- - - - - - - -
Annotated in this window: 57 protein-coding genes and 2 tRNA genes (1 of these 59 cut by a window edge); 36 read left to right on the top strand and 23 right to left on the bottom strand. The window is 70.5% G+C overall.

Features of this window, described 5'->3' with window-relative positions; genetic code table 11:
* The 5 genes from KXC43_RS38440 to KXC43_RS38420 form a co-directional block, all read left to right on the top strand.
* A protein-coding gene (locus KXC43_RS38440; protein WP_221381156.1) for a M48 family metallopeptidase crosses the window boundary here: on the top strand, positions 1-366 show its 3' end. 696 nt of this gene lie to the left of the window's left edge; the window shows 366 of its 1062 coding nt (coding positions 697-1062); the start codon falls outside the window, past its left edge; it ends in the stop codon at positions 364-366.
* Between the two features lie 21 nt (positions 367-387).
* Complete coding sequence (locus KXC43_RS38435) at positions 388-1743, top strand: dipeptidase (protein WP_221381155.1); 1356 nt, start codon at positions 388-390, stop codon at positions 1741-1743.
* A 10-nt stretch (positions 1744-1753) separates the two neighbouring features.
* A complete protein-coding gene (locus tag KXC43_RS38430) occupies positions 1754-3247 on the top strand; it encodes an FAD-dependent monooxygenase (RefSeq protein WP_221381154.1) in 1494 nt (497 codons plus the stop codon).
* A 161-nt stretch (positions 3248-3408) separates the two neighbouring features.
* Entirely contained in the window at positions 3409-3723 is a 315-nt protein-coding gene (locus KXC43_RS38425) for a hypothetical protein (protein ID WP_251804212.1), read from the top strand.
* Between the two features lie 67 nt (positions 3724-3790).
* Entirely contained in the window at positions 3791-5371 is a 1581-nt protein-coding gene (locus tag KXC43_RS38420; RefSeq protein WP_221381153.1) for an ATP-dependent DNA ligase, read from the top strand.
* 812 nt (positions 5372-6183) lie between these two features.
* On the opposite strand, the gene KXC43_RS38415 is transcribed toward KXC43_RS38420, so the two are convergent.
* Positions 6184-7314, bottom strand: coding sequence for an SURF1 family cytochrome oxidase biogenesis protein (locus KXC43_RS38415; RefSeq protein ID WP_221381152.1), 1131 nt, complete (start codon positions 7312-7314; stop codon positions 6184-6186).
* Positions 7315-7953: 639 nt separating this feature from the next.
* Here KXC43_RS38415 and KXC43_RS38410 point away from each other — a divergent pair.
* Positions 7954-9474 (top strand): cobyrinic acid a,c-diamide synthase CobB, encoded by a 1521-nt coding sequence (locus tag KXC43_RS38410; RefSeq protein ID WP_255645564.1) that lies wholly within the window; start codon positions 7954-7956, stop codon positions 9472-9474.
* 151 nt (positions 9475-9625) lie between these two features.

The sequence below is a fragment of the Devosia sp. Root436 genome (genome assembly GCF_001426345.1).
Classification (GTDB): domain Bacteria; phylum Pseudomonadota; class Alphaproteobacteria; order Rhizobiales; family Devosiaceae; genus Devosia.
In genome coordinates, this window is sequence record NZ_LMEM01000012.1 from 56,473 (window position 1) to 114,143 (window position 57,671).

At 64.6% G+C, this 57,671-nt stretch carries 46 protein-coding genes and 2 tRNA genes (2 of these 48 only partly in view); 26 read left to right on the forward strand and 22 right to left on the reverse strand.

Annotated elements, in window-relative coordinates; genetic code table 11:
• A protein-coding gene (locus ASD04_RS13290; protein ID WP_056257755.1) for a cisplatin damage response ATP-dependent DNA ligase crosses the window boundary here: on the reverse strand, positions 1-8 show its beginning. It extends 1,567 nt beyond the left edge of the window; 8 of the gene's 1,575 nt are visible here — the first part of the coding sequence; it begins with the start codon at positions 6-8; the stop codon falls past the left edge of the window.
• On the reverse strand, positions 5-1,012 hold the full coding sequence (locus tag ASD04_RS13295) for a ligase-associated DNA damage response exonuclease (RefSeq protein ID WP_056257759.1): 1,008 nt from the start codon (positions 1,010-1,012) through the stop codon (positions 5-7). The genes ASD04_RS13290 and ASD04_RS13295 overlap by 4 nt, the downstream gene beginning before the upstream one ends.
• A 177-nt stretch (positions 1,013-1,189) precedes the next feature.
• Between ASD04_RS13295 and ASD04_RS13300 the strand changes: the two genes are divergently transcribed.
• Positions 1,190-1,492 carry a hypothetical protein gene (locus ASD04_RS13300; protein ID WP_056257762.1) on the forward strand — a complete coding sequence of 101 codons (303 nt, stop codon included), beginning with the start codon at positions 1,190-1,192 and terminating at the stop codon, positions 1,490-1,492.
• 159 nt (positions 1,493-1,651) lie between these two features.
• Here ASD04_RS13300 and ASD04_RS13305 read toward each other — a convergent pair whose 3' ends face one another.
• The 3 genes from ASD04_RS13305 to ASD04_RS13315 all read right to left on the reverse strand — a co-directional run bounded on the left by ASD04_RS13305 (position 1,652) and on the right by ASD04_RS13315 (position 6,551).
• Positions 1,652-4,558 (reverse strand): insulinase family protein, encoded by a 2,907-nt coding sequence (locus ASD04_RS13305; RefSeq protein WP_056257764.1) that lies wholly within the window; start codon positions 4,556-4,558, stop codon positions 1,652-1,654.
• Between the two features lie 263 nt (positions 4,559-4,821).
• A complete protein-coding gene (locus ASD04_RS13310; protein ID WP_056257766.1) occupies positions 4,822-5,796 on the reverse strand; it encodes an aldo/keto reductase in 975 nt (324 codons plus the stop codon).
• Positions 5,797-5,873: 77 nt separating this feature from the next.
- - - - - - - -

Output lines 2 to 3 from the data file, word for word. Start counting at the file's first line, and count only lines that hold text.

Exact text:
Features of this window, described 5'->3' with window-relative positions; genetic code table 11:
* The 5 genes from KXC43_RS38440 to KXC43_RS38420 form a co-directional block, all read left to right on the top strand.